The number of properties being bought and sold in the UK suffered an annual 2.6 per cent drop last month, signalling the latest evidence that activity in the country’s housing market remains flat.
While total property transactions climbed 1.3 per cent between July and August to 99,120, today’s figures also show a 2.6 per cent dip compared with the same month last year, according to HM Revenue and Customs (HMRC).
Kevin Roberts, director of Legal & General Mortgage Club, said: "Property transactions have remained stagnant for some time now. Financial barriers, like Stamp Duty, are discouraging homeowners from moving up the ladder and instead choosing to ‘improve, not move’".
At its pre-financial crisis peak the housing market was hitting roughly 150,000 transactions per month, which was followed by a sharp fall in residential transactions at the end of 2007, coinciding with the housing market slump and credit-crunch.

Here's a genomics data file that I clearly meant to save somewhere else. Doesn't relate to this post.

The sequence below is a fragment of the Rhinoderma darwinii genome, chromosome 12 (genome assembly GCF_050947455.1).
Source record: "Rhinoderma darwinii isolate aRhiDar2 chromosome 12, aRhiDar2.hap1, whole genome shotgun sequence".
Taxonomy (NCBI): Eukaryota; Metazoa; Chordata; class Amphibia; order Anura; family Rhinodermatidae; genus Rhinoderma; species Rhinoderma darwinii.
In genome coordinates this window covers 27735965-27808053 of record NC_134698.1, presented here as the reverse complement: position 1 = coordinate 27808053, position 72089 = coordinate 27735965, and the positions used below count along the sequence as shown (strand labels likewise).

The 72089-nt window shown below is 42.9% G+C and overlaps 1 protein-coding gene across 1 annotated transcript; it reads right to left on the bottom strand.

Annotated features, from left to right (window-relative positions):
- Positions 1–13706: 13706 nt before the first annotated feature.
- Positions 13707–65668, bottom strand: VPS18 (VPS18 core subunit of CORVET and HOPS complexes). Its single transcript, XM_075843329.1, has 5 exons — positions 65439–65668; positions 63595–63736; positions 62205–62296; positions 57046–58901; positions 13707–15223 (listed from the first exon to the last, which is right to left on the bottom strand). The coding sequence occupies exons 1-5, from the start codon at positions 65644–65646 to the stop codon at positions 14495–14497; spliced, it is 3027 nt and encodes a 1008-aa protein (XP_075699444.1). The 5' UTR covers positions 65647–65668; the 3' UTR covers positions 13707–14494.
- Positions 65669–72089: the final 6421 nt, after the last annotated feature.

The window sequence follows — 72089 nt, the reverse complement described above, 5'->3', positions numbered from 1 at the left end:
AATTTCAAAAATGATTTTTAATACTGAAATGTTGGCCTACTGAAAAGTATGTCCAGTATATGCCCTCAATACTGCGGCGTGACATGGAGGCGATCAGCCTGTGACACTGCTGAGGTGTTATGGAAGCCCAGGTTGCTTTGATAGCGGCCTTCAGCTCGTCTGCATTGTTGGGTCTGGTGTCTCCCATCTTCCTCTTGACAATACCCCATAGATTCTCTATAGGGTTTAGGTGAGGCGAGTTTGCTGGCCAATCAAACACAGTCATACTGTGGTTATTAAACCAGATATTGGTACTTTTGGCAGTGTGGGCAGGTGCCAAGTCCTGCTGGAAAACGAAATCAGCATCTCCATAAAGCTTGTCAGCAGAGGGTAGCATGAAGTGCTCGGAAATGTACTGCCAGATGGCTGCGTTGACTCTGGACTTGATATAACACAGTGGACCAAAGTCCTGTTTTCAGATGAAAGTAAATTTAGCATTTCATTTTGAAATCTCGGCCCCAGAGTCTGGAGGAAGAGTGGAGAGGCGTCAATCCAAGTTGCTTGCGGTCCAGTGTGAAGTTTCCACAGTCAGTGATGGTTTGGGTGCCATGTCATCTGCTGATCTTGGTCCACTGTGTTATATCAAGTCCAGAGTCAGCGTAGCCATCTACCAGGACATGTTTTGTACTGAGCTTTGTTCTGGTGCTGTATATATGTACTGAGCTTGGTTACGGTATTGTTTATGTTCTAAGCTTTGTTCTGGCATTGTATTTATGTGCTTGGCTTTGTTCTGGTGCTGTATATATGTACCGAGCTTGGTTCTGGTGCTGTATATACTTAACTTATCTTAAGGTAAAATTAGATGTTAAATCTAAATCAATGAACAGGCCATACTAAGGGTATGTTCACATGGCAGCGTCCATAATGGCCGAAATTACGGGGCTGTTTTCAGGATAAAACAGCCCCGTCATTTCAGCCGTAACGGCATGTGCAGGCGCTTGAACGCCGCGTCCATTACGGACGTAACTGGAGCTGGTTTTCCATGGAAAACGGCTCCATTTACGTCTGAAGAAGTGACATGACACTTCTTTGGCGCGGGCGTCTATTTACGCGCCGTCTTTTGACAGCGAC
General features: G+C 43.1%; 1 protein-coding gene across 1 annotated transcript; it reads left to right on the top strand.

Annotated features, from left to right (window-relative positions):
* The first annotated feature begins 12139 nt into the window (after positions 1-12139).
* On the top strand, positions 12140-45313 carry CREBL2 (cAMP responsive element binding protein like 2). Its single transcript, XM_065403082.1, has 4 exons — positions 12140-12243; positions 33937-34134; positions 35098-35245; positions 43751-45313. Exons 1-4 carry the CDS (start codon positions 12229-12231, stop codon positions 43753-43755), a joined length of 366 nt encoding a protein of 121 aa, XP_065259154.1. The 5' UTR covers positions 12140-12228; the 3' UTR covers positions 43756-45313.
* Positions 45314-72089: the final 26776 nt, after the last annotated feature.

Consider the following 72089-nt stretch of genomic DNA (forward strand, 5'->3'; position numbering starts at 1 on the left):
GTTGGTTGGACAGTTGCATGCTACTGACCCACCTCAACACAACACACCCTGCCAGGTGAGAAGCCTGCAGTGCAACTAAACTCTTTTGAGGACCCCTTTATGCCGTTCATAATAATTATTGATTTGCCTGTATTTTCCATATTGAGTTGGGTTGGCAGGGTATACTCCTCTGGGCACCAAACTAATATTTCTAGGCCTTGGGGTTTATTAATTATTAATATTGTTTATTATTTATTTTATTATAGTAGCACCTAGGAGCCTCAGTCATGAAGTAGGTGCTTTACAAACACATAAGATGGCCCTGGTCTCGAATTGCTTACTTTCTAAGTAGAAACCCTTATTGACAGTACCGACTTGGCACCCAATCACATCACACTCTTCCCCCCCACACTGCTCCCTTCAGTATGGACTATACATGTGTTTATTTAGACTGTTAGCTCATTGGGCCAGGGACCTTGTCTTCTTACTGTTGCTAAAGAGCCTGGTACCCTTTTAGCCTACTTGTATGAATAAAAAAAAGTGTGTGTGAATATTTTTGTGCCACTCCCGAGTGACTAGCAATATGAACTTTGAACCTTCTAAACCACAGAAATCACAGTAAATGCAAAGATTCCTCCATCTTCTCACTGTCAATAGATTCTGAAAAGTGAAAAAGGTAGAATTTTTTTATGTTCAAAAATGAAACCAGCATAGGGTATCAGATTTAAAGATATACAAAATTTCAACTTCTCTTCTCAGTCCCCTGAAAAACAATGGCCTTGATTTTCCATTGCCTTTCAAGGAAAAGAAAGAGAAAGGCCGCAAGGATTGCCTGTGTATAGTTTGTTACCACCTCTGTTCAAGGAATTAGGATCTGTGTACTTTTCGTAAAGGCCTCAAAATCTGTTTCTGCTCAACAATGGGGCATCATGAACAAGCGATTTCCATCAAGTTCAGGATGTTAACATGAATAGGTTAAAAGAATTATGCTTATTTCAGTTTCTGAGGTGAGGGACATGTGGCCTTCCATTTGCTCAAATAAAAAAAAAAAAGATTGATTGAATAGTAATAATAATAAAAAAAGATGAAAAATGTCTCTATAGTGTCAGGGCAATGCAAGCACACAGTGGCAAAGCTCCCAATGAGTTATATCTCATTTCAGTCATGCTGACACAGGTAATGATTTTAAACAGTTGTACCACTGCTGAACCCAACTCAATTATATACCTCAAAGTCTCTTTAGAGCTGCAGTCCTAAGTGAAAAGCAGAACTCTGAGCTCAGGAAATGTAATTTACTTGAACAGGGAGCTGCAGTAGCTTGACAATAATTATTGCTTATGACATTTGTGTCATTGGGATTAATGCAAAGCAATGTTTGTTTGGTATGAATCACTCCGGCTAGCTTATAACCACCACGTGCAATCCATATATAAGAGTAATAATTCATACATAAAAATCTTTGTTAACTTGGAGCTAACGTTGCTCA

Jeremy Leaf, north London estate agent and a former RICS chairman, said: "These numbers show that the patient is in reasonable health and has taken the interest rate medicine in its stride, showing activity holding up reasonably well and even progressing marginally compared with previous months.
"The market enters the important autumn period with reasonable confidence, not expecting any great changes either way. On the high street we have noticed more interest in buying and selling, although we are finding it hard for deals to gain traction unless there is realism on all sides."
The news comes in the same week as Office for National Statistics data found that house prices in London plunged to their lowest rate of growth in nearly a decade in July, falling 0.7 per cent as the capital’s property market shows little sign of easing up.